When Saints Go Machine have spent the past two releases saving pop music from itself, breathing excitable moments of experimentation into its formula while never keeping it out of reach from the listeners who would love it most. Even at their most daring, they have remained accessible and their previous album Konkylie was certainly proof of that. As easy as it would have been for them to continue this trend for another release, Infinity Pool signals a turn towards uncharted waters for the group, one that pushes their saintly persona to the background in order to embrace the machine-driven aspects of their music.
All evidence of this is immediate the moment that “Love And Respect” kicks through the speakers with neck-breaking drum patterns and abrasive electronic chords. The vocals of Nikolaj Manuel Vonslid still sound as delicate as ever, representing grace and mercy on a backing track that suggests that there's no room for either one. The appearance of Killer Mike may seem like an unorthodox choice, but he makes himself right at home, completely owning the last few moments of the song as he slings intricate rhymes while shouting out his contemporaries.
Other album selections confirm the lean toward more aggressive song structures. The consistent whirring and ice cold drum pads that underpin “Iodine” hold harsh synthesized lines in place while Vonslid's harmonies provide a healing balm. “System of Unlimited Love” is a sonic tug-of-war between dark and light elements as shimmering harpsichord patches dance around intricate clicks and distorted kicks. It is only towards the end of the song that calm is restored with a sequence of pinball chimes and occasional electronic pulses. “Mental Shopping Spree” is introduced via a tiny rhythm box and warm chords before succumbing to the crunch of forceful beats and twisted melodies. Not even Nikolaj's dulcet tones are able to escape the effects as an aural alter ego appears underneath his own voice with contorted crooning.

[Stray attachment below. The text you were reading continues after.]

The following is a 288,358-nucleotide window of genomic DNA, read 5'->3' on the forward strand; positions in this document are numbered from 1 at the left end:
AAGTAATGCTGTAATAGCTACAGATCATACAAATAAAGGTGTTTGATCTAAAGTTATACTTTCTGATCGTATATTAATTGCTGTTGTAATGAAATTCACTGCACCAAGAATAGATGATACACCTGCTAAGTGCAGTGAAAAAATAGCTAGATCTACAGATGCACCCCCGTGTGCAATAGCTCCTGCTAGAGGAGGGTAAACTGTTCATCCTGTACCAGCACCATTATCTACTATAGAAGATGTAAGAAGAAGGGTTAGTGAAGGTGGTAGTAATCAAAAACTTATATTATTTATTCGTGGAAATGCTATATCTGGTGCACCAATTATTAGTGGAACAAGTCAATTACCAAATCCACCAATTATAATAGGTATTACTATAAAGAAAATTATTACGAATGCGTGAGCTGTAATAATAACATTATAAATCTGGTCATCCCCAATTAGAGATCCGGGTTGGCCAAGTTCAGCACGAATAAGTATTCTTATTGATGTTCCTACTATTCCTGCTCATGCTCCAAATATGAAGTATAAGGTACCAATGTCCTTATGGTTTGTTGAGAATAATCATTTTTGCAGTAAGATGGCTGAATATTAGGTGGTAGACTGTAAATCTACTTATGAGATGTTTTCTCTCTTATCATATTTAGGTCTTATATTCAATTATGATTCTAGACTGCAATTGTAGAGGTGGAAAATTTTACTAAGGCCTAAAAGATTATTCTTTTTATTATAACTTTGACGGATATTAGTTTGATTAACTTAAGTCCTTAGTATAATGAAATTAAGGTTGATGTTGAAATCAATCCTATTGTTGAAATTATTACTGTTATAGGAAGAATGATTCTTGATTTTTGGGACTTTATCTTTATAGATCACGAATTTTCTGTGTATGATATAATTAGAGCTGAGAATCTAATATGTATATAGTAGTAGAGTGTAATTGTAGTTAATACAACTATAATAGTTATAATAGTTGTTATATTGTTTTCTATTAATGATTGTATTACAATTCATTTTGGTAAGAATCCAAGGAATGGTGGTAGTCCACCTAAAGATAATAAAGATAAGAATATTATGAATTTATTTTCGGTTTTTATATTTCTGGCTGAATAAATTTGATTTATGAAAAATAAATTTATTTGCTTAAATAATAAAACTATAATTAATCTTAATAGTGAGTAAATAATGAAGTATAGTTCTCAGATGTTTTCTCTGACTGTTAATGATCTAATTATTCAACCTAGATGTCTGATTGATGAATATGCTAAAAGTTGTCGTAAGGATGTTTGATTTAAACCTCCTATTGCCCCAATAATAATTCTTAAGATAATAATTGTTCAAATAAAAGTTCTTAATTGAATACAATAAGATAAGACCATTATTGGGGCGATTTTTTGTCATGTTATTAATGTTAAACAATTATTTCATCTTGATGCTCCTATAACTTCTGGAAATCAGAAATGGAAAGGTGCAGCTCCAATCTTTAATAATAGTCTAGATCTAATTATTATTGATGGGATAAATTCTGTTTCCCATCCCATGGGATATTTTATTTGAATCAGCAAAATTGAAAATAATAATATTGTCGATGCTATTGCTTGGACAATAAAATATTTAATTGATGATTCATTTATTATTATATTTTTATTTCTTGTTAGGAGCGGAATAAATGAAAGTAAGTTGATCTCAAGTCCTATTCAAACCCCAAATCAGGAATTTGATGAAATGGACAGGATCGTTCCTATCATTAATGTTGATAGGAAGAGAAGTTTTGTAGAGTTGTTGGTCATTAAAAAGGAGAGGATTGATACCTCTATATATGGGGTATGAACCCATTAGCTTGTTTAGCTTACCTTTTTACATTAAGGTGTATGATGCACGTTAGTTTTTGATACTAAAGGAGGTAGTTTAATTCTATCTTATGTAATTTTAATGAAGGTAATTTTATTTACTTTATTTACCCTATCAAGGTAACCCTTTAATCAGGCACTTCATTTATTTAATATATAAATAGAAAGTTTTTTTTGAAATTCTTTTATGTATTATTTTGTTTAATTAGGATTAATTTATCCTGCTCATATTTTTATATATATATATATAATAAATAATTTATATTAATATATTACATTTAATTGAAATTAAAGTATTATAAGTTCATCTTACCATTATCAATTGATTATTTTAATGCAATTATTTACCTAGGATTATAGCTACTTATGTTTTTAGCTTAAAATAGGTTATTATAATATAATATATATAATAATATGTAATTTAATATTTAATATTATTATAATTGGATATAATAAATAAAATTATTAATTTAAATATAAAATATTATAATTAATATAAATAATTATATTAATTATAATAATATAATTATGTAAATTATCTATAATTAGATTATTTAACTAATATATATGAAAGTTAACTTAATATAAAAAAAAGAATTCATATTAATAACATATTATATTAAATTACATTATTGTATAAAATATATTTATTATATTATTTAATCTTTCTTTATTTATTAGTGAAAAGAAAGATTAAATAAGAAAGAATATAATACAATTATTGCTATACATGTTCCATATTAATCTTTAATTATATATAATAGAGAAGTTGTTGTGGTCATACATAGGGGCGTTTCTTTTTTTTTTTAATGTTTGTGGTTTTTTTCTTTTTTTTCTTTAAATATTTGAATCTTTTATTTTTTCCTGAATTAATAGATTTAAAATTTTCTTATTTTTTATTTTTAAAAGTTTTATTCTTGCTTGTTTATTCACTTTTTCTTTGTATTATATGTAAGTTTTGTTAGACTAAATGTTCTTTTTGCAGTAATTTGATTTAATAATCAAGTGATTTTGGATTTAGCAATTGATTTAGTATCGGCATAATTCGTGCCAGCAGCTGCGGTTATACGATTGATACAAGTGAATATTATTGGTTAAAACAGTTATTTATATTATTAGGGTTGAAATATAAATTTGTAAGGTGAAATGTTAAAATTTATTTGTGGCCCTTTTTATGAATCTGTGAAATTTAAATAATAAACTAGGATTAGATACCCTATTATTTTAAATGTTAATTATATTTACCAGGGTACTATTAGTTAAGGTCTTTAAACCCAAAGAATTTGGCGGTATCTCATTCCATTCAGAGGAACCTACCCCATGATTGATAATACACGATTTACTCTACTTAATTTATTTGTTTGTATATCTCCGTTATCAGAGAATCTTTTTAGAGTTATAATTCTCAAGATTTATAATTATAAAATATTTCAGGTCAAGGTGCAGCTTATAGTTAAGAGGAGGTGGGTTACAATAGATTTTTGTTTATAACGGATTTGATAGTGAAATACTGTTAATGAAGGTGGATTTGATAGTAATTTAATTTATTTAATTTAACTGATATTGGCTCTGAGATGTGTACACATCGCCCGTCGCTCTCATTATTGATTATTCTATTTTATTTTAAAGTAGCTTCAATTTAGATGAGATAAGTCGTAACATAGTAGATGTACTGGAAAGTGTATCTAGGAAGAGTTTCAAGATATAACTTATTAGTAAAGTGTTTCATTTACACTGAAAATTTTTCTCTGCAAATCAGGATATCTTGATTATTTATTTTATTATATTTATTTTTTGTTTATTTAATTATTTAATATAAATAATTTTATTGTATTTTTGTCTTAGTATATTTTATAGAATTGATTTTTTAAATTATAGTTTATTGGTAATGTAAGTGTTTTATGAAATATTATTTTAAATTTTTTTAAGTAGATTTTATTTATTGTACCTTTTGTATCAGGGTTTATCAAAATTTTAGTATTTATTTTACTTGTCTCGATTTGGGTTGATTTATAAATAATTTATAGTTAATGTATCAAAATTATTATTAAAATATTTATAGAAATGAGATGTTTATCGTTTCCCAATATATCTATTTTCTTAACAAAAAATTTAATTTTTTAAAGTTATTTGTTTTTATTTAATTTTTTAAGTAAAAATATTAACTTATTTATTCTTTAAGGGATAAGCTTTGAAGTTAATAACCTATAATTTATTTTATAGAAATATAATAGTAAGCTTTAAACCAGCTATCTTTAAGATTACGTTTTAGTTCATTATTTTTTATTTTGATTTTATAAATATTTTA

It may be a more stark journey than their previous effort, but the need for heavily orchestrated moments still pop up from time to time, as proven by the epic and triumphant fantasy opus that is “Mannequin” or the continual shift in dynamics and staccato synth riffs of “Order.” Infinity Pool isn’t exactly a move forward, but more of a step sideways, the kind that can shake off those that thought they had the sound of When Saints Go Machine pegged. The beauty is still present, but they’re not afraid to bear their fangs when necessary, which can only mean that they’re getting stronger and bolder as a unit. That has to be a good thing.